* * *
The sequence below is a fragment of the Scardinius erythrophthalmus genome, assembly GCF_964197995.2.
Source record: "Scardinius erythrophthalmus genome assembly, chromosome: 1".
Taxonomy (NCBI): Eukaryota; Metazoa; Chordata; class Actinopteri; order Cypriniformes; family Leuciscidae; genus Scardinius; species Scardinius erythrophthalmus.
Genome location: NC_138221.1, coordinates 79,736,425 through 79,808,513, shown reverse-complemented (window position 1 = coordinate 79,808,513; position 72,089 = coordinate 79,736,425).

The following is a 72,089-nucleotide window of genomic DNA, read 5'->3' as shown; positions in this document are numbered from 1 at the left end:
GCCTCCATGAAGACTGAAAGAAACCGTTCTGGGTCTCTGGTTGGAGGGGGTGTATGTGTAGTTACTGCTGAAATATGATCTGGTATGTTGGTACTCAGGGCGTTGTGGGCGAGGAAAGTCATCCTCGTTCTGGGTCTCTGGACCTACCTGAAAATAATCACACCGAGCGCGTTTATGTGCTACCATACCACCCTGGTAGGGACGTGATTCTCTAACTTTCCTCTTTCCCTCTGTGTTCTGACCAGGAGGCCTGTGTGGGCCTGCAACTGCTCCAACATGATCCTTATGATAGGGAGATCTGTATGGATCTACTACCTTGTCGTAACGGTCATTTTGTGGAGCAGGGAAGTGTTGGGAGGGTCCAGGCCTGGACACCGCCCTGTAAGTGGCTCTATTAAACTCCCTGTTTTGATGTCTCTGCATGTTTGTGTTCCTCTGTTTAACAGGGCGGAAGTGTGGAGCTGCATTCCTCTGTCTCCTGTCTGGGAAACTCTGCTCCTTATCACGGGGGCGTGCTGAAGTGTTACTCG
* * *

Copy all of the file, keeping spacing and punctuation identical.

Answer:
The sequence below is a fragment of the Scardinius erythrophthalmus genome, assembly GCF_964197995.2.
Source record: "Scardinius erythrophthalmus genome assembly, chromosome: 1".
Taxonomy (NCBI): Eukaryota; Metazoa; Chordata; class Actinopteri; order Cypriniformes; family Leuciscidae; genus Scardinius; species Scardinius erythrophthalmus.
Genome location: NC_138221.1, coordinates 79,736,425 through 79,808,513, shown reverse-complemented (window position 1 = coordinate 79,808,513; position 72,089 = coordinate 79,736,425).

The following is a 72,089-nucleotide window of genomic DNA, read 5'->3' as shown; positions in this document are numbered from 1 at the left end:
GCCTCCATGAAGACTGAAAGAAACCGTTCTGGGTCTCTGGTTGGAGGGGGTGTATGTGTAGTTACTGCTGAAATATGATCTGGTATGTTGGTACTCAGGGCGTTGTGGGCGAGGAAAGTCATCCTCGTTCTGGGTCTCTGGACCTACCTGAAAATAATCACACCGAGCGCGTTTATGTGCTACCATACCACCCTGGTAGGGACGTGATTCTCTAACTTTCCTCTTTCCCTCTGTGTTCTGACCAGGAGGCCTGTGTGGGCCTGCAACTGCTCCAACATGATCCTTATGATAGGGAGATCTGTATGGATCTACTACCTTGTCGTAACGGTCATTTTGTGGAGCAGGGAAGTGTTGGGAGGGTCCAGGCCTGGACACCGCCCTGTAAGTGGCTCTATTAAACTCCCTGTTTTGATGTCTCTGCATGTTTGTGTTCCTCTGTTTAACAGGGCGGAAGTGTGGAGCTGCATTCCTCTGTCTCCTGTCTGGGAAACTCTGCTCCTTATCACGGGGGCGTGCTGAAGTGTTACTCG